As Gabriela Dabrowski worked toward her eventual women’s doubles championship at the 2023 U.S. Open, providing the latest in a recent string of high-profile wins for Canadian tennis players, Teah Chavez hoped out loud that she too might one day find success on the WTA tour and inspire a group of young female tennis players across the country herself.
At the provincial level, she already has.
Raised in Regina, Chavez ascended to the top 10 in Canadian women’s tennis and ranked No. 1 in Saskatchewan before moving south to attend Ohio State University for her freshman year this fall.
She finished second in singles and doubles events at an International Tennis Federation (ITF) J200 competition in Ontario earlier this year, and won an ITF J300 event in Quebec City last September. She also the recipient of back-to-back Saskatchewan Sport Awards for female youth athlete of the year in 2021 and 2022 before heading to Columbus, a status she doesn’t take lightly.
“As I go to the tennis courts I see all these little kids come up to me and say ‘you did this and this and this’ and it inspired me so that’s what I want to be because I didn’t have a lot of role models growing up,” said Chavez.
With her win in Sunday’s U.S. Open final alongside partner Erin Routliffe (who was also raised in Canada but now represents New Zealand), Dabrowski became the first Canadian woman to win a women’s doubles title at any Grand Slam tournament.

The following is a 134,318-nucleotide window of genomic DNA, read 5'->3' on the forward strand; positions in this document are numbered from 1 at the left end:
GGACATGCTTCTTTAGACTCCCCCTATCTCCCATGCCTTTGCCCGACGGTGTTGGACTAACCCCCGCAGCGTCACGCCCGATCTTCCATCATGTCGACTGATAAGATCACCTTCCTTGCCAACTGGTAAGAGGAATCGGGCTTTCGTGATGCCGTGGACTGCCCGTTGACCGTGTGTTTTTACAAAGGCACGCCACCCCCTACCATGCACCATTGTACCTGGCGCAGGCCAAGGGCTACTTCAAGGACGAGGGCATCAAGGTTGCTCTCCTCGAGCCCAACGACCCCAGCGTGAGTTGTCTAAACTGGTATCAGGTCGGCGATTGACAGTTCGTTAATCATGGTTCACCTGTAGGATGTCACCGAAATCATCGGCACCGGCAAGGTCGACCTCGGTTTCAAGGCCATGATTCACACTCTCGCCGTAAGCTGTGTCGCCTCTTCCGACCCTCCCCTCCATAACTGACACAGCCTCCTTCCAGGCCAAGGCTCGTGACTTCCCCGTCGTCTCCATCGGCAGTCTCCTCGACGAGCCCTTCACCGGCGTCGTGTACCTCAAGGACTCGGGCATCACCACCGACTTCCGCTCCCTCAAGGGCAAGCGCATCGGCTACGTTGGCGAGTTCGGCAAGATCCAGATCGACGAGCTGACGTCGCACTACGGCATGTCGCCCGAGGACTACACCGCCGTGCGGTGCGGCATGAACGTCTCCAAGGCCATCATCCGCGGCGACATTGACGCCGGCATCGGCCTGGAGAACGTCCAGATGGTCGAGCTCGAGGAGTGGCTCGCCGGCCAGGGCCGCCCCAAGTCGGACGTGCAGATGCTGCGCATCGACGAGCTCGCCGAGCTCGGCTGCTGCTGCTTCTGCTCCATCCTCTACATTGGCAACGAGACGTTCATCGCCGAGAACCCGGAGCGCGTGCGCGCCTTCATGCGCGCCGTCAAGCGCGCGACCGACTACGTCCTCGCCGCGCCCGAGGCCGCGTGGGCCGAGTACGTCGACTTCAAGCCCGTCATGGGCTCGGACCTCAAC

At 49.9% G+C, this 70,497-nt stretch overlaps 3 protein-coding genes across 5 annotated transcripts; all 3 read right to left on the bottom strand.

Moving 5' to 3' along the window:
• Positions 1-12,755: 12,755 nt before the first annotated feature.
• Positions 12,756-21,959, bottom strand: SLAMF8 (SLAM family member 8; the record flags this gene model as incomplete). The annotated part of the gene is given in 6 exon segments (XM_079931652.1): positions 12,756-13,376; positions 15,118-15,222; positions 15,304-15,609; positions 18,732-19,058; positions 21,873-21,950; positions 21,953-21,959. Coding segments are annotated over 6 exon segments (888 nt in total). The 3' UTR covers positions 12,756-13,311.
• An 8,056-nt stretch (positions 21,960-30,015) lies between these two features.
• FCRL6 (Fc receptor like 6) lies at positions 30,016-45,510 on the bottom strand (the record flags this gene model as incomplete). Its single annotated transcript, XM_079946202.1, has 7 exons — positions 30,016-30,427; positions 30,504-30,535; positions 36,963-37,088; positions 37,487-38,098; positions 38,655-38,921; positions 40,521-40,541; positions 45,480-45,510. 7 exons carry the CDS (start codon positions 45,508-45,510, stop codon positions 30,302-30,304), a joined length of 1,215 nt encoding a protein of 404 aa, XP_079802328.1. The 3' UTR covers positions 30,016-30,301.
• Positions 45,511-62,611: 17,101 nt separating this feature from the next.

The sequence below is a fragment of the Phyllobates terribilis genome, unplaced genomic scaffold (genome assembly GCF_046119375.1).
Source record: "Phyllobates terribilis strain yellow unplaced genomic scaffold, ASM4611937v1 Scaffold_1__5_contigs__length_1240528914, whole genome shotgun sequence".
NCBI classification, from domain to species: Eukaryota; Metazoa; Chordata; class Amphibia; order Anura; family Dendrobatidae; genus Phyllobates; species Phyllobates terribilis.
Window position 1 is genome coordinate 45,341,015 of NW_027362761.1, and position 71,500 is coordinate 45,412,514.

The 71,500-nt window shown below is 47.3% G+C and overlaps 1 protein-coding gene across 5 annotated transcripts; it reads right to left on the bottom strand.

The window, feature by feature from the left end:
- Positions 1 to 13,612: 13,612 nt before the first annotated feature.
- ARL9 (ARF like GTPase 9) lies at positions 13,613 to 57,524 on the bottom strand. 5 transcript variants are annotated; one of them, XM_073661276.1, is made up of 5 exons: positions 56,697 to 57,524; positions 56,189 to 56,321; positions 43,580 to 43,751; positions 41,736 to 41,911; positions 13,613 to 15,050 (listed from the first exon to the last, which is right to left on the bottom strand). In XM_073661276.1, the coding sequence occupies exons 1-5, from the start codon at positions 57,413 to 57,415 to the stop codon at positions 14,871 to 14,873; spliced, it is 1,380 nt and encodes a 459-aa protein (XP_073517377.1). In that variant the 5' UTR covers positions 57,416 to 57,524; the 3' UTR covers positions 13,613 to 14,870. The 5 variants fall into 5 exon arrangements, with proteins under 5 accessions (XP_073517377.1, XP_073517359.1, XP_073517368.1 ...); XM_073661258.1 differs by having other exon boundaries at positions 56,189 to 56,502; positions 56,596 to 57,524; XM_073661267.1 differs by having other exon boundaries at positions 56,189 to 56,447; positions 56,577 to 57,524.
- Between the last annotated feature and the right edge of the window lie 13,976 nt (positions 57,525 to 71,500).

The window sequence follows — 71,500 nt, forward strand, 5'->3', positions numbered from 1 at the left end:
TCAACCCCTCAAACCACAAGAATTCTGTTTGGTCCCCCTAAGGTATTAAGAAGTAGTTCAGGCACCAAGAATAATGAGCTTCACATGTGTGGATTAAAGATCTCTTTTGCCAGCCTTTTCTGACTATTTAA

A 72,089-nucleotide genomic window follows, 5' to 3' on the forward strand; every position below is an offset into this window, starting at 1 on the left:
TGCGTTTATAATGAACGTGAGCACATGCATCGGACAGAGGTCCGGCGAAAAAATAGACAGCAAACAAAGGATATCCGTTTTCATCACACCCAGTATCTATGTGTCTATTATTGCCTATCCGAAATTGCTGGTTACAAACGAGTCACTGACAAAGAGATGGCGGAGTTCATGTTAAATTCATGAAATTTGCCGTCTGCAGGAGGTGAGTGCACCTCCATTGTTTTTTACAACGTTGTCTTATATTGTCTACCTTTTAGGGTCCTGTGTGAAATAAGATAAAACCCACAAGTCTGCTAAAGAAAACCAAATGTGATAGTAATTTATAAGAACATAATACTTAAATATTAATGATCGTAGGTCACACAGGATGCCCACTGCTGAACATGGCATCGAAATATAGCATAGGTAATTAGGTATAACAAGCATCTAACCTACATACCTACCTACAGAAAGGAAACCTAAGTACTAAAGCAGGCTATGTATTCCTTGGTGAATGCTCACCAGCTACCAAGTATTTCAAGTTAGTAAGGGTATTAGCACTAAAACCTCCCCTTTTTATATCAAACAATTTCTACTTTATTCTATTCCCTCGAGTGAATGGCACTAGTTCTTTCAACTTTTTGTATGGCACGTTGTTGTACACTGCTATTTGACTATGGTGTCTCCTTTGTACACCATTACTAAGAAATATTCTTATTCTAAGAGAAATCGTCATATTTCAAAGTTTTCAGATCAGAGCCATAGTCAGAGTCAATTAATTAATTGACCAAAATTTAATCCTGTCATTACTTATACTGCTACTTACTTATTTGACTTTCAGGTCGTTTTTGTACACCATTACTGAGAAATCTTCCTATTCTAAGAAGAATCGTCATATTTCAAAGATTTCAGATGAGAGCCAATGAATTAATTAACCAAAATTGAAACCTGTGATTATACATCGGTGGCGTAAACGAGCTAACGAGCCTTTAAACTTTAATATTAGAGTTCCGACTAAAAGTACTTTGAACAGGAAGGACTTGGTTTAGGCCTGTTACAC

Beyond Dabrowski, Bianca Andreescu is the only other Canadian female to win one of the sport’s majors. For Chavez, who grew up playing at Regina’s Lakeshore Tennis Club, that’s meant looking for additional inspiration in international competitors as well — players like Serena Williams, Ben Shelton and Peyton Stearns.
Closer to home, she’s also taken inspiration from a fellow Saskatchewanian in Keegan Rice, who received the Saskatchewan Sport Awards youth male athlete in 2022. Originally from Regina, Rice is currently training out of Montreal with Canada’s national team.
“I’ve known the kid since I was seven years old and we’ve trained together every single day since we were 14 or 15,” said Chavez. “We lived five minutes away from each other and carpooled together as kids. The kid’s work ethic is just unbelievable. He loves tennis and is on the court like four to five hours a day.
“He loves the grind and the mental aspect of it but he’s also super family oriented and it’s really nice to see that. The fact we had Tennis Canada take him in Montreal, it’s insanely good for him.”
In spite of a stress fracture in his left foot that’s kept him sidelined in recent weeks, Rice’s journey to date also seems to be just beginning. He’s already played in junior tournaments at all four ATP Grand Slam events and is looking forward to returning to the court later this year.
“It’s pretty cool for sure, us being the first players from Saskatchewan to do the things that we have done,” he said. “Saskatchewan hasn’t always been the strongest in terms of players but now I think even more players are going to go the same way as we did and hopefully we can show them that, if we can do it and, along with great coaching hard work, the younger players for sure are able to do just the same things as Teah and I.”